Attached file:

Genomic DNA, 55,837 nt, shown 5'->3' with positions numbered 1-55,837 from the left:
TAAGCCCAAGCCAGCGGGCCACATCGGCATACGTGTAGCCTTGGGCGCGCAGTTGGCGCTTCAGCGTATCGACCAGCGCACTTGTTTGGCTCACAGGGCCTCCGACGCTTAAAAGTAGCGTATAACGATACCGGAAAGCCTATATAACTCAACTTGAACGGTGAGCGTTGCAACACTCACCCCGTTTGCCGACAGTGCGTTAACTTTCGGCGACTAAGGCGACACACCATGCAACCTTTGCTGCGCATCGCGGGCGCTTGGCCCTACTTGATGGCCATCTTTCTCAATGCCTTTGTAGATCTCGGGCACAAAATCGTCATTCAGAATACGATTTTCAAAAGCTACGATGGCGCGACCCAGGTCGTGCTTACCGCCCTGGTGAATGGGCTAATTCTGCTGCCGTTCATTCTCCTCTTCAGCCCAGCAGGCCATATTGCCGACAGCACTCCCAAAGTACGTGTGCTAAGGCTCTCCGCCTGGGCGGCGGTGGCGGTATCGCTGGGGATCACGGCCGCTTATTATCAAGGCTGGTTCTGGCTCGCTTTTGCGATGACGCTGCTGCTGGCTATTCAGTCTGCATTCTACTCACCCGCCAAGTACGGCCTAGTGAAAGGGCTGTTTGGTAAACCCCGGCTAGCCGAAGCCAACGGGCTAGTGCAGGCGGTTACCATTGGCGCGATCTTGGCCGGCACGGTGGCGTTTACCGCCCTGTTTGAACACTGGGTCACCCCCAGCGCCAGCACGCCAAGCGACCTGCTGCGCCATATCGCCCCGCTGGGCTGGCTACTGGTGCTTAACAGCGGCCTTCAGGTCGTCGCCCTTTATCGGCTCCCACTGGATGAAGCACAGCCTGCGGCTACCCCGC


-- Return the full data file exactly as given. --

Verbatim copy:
Genomic DNA, 55,837 nt, shown 5'->3' with positions numbered 1-55,837 from the left:
TAAGCCCAAGCCAGCGGGCCACATCGGCATACGTGTAGCCTTGGGCGCGCAGTTGGCGCTTCAGCGTATCGACCAGCGCACTTGTTTGGCTCACAGGGCCTCCGACGCTTAAAAGTAGCGTATAACGATACCGGAAAGCCTATATAACTCAACTTGAACGGTGAGCGTTGCAACACTCACCCCGTTTGCCGACAGTGCGTTAACTTTCGGCGACTAAGGCGACACACCATGCAACCTTTGCTGCGCATCGCGGGCGCTTGGCCCTACTTGATGGCCATCTTTCTCAATGCCTTTGTAGATCTCGGGCACAAAATCGTCATTCAGAATACGATTTTCAAAAGCTACGATGGCGCGACCCAGGTCGTGCTTACCGCCCTGGTGAATGGGCTAATTCTGCTGCCGTTCATTCTCCTCTTCAGCCCAGCAGGCCATATTGCCGACAGCACTCCCAAAGTACGTGTGCTAAGGCTCTCCGCCTGGGCGGCGGTGGCGGTATCGCTGGGGATCACGGCCGCTTATTATCAAGGCTGGTTCTGGCTCGCTTTTGCGATGACGCTGCTGCTGGCTATTCAGTCTGCATTCTACTCACCCGCCAAGTACGGCCTAGTGAAAGGGCTGTTTGGTAAACCCCGGCTAGCCGAAGCCAACGGGCTAGTGCAGGCGGTTACCATTGGCGCGATCTTGGCCGGCACGGTGGCGTTTACCGCCCTGTTTGAACACTGGGTCACCCCCAGCGCCAGCACGCCAAGCGACCTGCTGCGCCATATCGCCCCGCTGGGCTGGCTACTGGTGCTTAACAGCGGCCTTCAGGTCGTCGCCCTTTATCGGCTCCCACTGGATGAAGCACAGCCTGCGGCTACCCCGC